Trust in Communities and Universities

Over the next ten weeks, I will address the values of the Texas Panhandle that contribute to our university and the quality of life in our communities.

In “The Rights of Man,” Thomas Paine, reflecting on the failings of the French aristocracy, wrote, “…a body of men holding themselves accountable to nobody ought not to be trusted by anybody.”

Little is more important than trust in universities and institutional effectiveness in serving communities and the students who inhabit them. Trust is like “glue,” according to Stephen Covey—it holds relationships together. A university is a matrix of relationships and nothing more or less. Trust is important in any educational setting but particularly in rural locations with high levels of “social trust” (i.e., the belief in others’ honesty, integrity and reliability). The legitimate expectation that the institution’s trust should be appreciated and returned is high. Neglecting that expected reciprocity diminishes institutional worth, real and perceived.

According to a Pew Research Center report, rural inhabitants have a high degree of social trust; 43% exhibit trust in institutions of various kinds. In more dense urban areas, that level of trust diminishes to 23%. There are many strategies for universities to promote social trust, such as embracing transparency, sharing stories of institutional impact, embodying institutional ideals, raising community profile and being in the community. In rural settings where trust in people and organizations tends to be more common, the University’s job is to import that trust to the campus environment as an elixir to a decline in higher education institution trust.

A common concern regarding trust in contemporary society is the fading trust of members of Generation Z. Of all generations, the lowest level of trust in United States colleges and universities is attributed to members of Gen Z. This is particularly troubling as they are the most recent graduates of four-year institutions. We are failing our charges.

Transparency, old fashion honesty and directness without apology are all leadership attributes that can help legitimately promote trust in public universities. Trust evaporates if students believe the university’s interest is based on the need for enrollment and resources to sustain the status quo. Universities live under many microscopes. Various interest groups, including state legislators, the tax-paying public, parents and students have legitimate expectations that enhance or inhibit trust flow.

I believe honest expression to students regarding the value of various degrees, courses of studies, the comparison of the university education and other means of becoming engaged citizens are appreciated by students and their families. Other means such as military service, vocational or trade schools, lead to productive occupations with sound market value and other aspects of life after college or life without college. According to the National Survey of Student Engagement, most students trust their college or university leadership. But, that trust should be treated as a precious resource, not to be treated lightly or frittered away.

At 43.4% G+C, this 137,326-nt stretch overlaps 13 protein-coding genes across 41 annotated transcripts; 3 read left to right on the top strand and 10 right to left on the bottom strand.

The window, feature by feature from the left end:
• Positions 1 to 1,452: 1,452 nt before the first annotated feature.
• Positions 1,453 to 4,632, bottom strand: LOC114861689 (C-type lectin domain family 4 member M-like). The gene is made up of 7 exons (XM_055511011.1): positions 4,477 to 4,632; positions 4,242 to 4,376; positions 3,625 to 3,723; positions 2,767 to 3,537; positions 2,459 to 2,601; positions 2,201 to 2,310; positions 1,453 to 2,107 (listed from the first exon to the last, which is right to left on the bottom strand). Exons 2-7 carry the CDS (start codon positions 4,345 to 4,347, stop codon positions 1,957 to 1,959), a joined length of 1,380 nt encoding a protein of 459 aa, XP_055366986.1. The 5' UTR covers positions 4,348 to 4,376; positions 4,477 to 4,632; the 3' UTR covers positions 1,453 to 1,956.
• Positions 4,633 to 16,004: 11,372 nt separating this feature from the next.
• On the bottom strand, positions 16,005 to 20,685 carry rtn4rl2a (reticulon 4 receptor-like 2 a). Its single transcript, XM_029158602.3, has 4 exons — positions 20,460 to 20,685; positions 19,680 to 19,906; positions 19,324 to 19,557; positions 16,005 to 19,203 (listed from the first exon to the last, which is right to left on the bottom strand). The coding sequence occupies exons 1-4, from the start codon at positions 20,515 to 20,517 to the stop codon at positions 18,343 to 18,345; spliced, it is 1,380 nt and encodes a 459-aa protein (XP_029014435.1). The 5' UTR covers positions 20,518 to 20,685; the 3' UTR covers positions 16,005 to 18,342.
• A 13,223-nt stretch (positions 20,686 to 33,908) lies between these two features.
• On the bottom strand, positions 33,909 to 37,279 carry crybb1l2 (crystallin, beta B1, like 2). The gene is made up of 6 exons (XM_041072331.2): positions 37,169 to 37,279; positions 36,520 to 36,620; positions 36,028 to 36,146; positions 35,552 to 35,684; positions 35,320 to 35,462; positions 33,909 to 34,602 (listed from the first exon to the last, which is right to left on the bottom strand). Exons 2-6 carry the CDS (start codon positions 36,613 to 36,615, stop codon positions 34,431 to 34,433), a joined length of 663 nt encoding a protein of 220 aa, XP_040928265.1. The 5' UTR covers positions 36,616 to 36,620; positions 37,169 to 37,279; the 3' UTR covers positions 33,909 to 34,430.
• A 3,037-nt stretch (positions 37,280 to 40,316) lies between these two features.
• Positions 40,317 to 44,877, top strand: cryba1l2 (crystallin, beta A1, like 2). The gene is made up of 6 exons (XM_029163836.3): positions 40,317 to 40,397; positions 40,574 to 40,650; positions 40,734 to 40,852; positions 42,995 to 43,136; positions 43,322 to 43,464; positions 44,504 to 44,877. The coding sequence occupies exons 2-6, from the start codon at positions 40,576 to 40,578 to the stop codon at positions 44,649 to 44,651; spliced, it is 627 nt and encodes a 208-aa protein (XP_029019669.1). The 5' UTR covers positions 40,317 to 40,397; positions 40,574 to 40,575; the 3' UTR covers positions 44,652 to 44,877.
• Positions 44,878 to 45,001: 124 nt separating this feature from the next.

Location and context impact giving and receiving trust. Rural serving universities have the opportunity to help students import their “social trust” onto the campus as a powerful, positive influence. Reinforcing the principles of trust can become a distinguishing characteristic of a place like West Texas A&M University.

Universities that tend to the needs of students and work to build trust by creating a sense of belonging will reinforce the power of trust. This becomes even more important at rural universities, where the potential of devaluing community trust may be higher if the community perceives the university’s values conflict with student-owned values imported from families, schools and communities. And devaluing rural culture and values is a form of arrogance that further diminishes the public’s trust in higher learning.

This sense of belonging has a real impact on first-year students being willing to return to the institution as sophomores, thereby increasing students’ persistence to continue studying. When people feel like they are part of something larger than themselves, they will put more into it, expect more out of it and generally be more satisfied with their efforts and results.

This leads to the simple proposition that universities that help reinforce or create a trusting environment for students in their learning processes will likely produce stronger, more informed graduates. In rural locations such as the Texas Panhandle, support from families and communities outside the university is valuable. Reinforcing that support when it exists, or helping create it when absent, will increase the likelihood of student and university success.

Thus building durable trust in both directions.

Walter V. Wendler is President of West Texas A&M University. His weekly columns are available at

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